Study: Israeli-made anti-COVID nasal spray reduced infection at mass gathering

In trial amid Rosh Hashanah prayers in ultra-Orthodox city of Bnei Brak, just 2 out of 83 people who were given the spray contracted virus

An illustration by Nasus Pharma, makers of the Taffix spray, showing the novel coronavirus entering the nasal cavity. (Screenshot)
An illustration by Nasus Pharma, makers of the Taffix spray, showing the novel coronavirus entering the nasal cavity. (Screenshot)

An Israeli-made nasal spray appears to have contributed to a reduced COVID-19 infection rate among ultra-Orthodox members of a synagogue in Bnei Brak amid Rosh Hashanah festivities last year, a new trial has shown.

Of 83 worshipers who used the spray as instructed before Rosh Hashanah prayers and for the following two weeks, just two contracted the highly contagious virus, in a real-world test of the substance which is designed to create a protective gel layer over the nasal mucosa to blocks viruses from infecting the nasal cells. The study was conducted by makers of the Taffix spray, Nasus Pharma, along with scientists from the University of Haifa, the University of Virginia, and the Hadassah Medical Center in Jerusalem. The full study was initially published in November 2020, with an updated version posted last month.

According to the study, Nasus Pharma approached a medium-sized synagogue community of some 250 members in Bnei Brak ahead of Rosh Hashanah in September 2020 to gauge their interest in participating in the trial involving the spray, which was touted as an extra layer of protection. Each member was eligible to collect a bottle of Taffix at the synagogue the day before Rosh Hashana prayers and received written instructions on the proper usage of the spray.

At the time, Israel was a world leader in the number of new COVID-19 cases per million citizens, and the infection rate among ultra-orthodox communities was double that of the general population. Since Rosh Hashanah is characterized by mass prayers in synagogues and family events, there were concerns about Jewish high holiday events as potential post-mass gathering outbreaks, especially in ultra-Orthodox communities. Before the holiday in mid-September, Bnei Brak’s positivity rates for COVID-19 were 17.6%, climbing to 28.1% two weeks later, the study showed.

Ultra-Orthodox Jews are pictured praying in a synagogue divided with plastic sheets in Bnei Brak, near Tel Aviv, amid measures put in place to stem the spread of Covid-19 on September 7, 2020. (Menahem Kahana/AFP)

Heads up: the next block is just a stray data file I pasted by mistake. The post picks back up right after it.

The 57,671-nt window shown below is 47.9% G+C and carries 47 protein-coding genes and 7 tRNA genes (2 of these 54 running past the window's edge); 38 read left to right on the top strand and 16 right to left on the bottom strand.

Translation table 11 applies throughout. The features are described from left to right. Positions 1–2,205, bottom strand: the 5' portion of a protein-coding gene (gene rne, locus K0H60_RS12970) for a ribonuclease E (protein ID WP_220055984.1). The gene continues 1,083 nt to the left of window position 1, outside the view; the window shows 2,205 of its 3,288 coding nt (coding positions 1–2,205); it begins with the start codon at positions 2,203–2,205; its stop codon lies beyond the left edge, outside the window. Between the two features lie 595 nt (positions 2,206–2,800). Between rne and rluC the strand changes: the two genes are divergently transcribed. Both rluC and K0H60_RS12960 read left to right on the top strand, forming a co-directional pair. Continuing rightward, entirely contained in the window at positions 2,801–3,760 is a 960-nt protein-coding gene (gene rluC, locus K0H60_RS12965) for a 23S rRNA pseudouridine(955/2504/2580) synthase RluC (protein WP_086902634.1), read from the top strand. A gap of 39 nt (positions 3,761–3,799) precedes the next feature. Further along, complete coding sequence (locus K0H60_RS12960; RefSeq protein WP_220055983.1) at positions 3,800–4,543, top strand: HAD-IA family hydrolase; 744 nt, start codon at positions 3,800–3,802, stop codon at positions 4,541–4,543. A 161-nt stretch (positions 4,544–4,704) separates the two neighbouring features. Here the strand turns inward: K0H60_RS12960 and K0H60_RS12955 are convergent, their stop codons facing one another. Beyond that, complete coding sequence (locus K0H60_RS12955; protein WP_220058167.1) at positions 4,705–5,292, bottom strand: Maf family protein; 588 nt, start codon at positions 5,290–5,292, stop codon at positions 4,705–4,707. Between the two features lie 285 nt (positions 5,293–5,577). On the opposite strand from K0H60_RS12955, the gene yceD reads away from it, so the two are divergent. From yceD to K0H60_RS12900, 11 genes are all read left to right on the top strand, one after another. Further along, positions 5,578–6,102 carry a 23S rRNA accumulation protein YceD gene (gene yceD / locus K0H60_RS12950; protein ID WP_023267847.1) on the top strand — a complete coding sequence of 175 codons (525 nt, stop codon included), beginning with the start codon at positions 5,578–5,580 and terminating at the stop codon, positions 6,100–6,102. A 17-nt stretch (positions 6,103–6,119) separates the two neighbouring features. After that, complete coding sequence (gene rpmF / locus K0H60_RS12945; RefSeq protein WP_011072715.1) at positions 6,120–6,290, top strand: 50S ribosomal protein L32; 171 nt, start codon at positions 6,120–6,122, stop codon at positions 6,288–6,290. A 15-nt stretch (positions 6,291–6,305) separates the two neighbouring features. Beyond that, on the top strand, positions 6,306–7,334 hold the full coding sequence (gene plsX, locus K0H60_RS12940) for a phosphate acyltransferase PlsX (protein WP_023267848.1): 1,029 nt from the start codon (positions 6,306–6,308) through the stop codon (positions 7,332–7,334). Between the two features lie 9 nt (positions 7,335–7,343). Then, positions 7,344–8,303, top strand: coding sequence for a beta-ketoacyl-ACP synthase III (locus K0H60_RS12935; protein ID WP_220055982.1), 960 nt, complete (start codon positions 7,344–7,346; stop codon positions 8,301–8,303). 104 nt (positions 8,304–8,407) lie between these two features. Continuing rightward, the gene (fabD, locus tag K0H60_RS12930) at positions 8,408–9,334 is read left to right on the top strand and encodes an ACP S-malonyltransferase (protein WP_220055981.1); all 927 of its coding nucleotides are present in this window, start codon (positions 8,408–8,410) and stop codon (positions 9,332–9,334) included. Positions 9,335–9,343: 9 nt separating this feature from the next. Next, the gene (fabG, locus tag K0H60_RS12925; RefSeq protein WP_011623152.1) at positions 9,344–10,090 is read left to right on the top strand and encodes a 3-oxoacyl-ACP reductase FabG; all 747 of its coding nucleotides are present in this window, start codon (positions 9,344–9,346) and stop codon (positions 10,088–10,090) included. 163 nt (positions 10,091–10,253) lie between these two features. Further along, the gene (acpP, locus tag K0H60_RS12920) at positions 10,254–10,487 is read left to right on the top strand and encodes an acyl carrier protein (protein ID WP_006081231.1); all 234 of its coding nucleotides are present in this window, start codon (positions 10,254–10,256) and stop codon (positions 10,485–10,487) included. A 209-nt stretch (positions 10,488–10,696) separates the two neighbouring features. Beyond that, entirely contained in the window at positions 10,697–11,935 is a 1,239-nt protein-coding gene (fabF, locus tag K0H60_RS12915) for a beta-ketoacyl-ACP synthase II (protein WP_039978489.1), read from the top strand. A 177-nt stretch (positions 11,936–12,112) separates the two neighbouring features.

“This is a community that has different priorities and values,” Nasus Pharma CEO Dr. Dalia Megiddo told The Times on Friday. “Although the government tried to explain and to enlist opinion leaders, it was very clear they were going to go to the synagogue come what may. So we said, ‘OK, this is going to be a super-spreader event.'”

At the end of the two-week trial, 81 of the 83 members of the synagogue who used the spray as instructed — every five hours whenever they left their residences for the following 14 days — did not contract the virus. The two who did get infected rarely used the spray, and the remaining members of the community did not use Taffix at all.

“These important results conform with prior in vitro studies performed with Taffix™ that proved its robust activity against the transmission of SARS-CoV-2 ,” Dr. Megiddo said in an announcement in October. “This is the first clinical real-life data showing that the use of Taffix is highly effective even in the worst-case scenario of a super spread event in the heart of the worst-hit city in Israel.”

In previous lab studies with Taffix, the spray was shown to be 99% percent effective in blocking viruses, including SARS-CoV-2, from infecting human cells, Nasus Pharma had indicated. The spray has been approved for use in Israel since last July and has a CE mark for use in Europe.

Ultra-Orthodox Jews during morning prayer in a synagogue during a nationwide three-week lockdown to curb the spread of the coronavirus, in Bnei Brak, Sept 21, 2020. (AP Photo/Oded Balilty)

Professor Yaakov Naparstek, the scientific director of the Meuhedet HMO Research Institute and a physician at Hadassah Medical Center in Jerusalem who co-authored the study, said that “the fact that Taffix was able to significantly reduce infection rate in users of the product is very encouraging.”

“It may offer an additional layer of protection to people who encounter events that pose high risk of infection. The data contributes to our knowledge of the effect on population protection,” he went on, adding that additional controlled clinical studies will be needed to determine specific efficacy in different circumstances.

“Given the excellent safety profile of Taffix and its statistically significant efficacy in preventing infection following what is defined as high-risk infection event — it seems that this additional layer of protection can significantly reduce the risks of infection and may enable people to resume some part of their daily routine more safely,” the authors wrote.

The Israeli-made nasal spray Taffix is said to reduce infection risk by 99 percent in lab studies, say makers of the product, Nasus Pharma. (Screenshot)

Nasus Pharma is a privately held clinical-stage biopharmaceutical company founded in 2019. Based in Tel Aviv, the company says it is developing a number of intranasal products aimed at assisting patients in several acute emergency situations such as opioid overdose and anaphylactic shock.

In addition to Taffix, Nasus Pharma’s products include Intranasal Naloxone, heading to a phase II trial, and Intranasal Epinephrine, currently in phase II, as well as a number of preclinical products.

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